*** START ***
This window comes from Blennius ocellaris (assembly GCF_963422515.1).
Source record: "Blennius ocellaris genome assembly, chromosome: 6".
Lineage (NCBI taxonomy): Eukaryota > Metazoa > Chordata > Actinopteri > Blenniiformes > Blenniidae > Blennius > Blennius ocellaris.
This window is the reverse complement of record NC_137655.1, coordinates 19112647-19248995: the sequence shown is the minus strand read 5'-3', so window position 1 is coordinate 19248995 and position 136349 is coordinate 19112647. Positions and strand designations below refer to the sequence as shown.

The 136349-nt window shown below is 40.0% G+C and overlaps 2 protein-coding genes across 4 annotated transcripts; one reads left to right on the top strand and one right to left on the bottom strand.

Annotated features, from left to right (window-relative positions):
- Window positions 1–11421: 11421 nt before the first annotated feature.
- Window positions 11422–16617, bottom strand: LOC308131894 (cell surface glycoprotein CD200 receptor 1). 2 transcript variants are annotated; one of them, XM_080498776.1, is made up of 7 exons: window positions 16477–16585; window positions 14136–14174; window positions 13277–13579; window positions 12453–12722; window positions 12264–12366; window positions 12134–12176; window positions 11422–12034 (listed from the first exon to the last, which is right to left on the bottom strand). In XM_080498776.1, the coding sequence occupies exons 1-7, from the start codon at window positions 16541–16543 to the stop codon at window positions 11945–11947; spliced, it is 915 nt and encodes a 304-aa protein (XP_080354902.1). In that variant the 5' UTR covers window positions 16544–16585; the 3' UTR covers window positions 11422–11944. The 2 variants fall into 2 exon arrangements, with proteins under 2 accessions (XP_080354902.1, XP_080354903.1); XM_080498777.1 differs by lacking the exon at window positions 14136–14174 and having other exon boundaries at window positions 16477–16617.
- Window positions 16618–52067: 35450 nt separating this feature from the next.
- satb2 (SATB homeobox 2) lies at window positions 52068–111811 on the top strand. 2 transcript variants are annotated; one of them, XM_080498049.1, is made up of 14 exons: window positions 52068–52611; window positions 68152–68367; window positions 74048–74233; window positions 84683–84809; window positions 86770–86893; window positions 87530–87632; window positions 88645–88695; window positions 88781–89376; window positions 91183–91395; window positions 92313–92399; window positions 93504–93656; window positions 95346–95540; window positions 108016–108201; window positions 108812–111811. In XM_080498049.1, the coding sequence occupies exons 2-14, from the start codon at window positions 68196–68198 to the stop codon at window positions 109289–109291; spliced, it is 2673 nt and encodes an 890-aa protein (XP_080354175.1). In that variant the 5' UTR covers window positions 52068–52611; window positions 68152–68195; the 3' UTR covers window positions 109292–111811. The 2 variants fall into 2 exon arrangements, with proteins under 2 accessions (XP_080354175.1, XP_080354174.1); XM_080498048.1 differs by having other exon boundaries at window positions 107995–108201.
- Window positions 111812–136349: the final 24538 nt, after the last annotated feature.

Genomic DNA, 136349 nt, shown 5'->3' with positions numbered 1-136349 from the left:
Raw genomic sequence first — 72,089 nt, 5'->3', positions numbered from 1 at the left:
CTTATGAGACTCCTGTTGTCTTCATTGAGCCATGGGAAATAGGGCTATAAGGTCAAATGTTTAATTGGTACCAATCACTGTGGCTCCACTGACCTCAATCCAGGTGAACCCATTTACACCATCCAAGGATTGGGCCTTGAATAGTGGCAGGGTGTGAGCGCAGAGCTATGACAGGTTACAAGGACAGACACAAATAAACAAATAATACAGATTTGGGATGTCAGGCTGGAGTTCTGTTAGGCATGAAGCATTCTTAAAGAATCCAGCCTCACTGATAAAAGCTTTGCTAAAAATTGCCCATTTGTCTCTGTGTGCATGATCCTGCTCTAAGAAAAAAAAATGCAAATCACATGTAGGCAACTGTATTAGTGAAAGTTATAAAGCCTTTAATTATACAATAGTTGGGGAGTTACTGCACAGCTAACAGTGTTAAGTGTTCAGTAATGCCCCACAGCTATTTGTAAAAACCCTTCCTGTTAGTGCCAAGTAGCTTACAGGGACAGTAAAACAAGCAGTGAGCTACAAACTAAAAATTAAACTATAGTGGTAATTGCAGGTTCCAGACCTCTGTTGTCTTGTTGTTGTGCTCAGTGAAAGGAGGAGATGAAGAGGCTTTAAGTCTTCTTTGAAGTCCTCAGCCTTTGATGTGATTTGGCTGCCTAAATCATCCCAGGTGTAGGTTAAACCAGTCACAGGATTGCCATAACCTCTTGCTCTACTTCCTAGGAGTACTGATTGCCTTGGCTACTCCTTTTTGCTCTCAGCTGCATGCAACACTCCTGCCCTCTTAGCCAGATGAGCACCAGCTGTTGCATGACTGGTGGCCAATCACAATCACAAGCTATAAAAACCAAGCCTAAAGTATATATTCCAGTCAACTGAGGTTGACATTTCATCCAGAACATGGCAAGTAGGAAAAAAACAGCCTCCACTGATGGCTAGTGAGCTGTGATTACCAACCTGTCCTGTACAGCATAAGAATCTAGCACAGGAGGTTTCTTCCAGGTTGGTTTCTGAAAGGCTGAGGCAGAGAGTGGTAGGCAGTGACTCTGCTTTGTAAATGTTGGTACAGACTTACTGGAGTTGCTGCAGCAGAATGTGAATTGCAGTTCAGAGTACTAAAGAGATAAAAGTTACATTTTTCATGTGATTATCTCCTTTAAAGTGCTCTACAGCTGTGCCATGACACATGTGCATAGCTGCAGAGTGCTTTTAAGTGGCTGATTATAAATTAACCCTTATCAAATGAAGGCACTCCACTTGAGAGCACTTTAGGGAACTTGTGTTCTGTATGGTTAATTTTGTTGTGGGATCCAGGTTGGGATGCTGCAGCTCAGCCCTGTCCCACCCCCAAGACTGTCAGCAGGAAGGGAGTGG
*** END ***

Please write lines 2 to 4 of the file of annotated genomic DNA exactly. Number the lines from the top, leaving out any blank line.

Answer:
Source record: "Blennius ocellaris genome assembly, chromosome: 6".
Lineage (NCBI taxonomy): Eukaryota > Metazoa > Chordata > Actinopteri > Blenniiformes > Blenniidae > Blennius > Blennius ocellaris.
This window is the reverse complement of record NC_137655.1, coordinates 19112647-19248995: the sequence shown is the minus strand read 5'-3', so window position 1 is coordinate 19248995 and position 136349 is coordinate 19112647. Positions and strand designations below refer to the sequence as shown.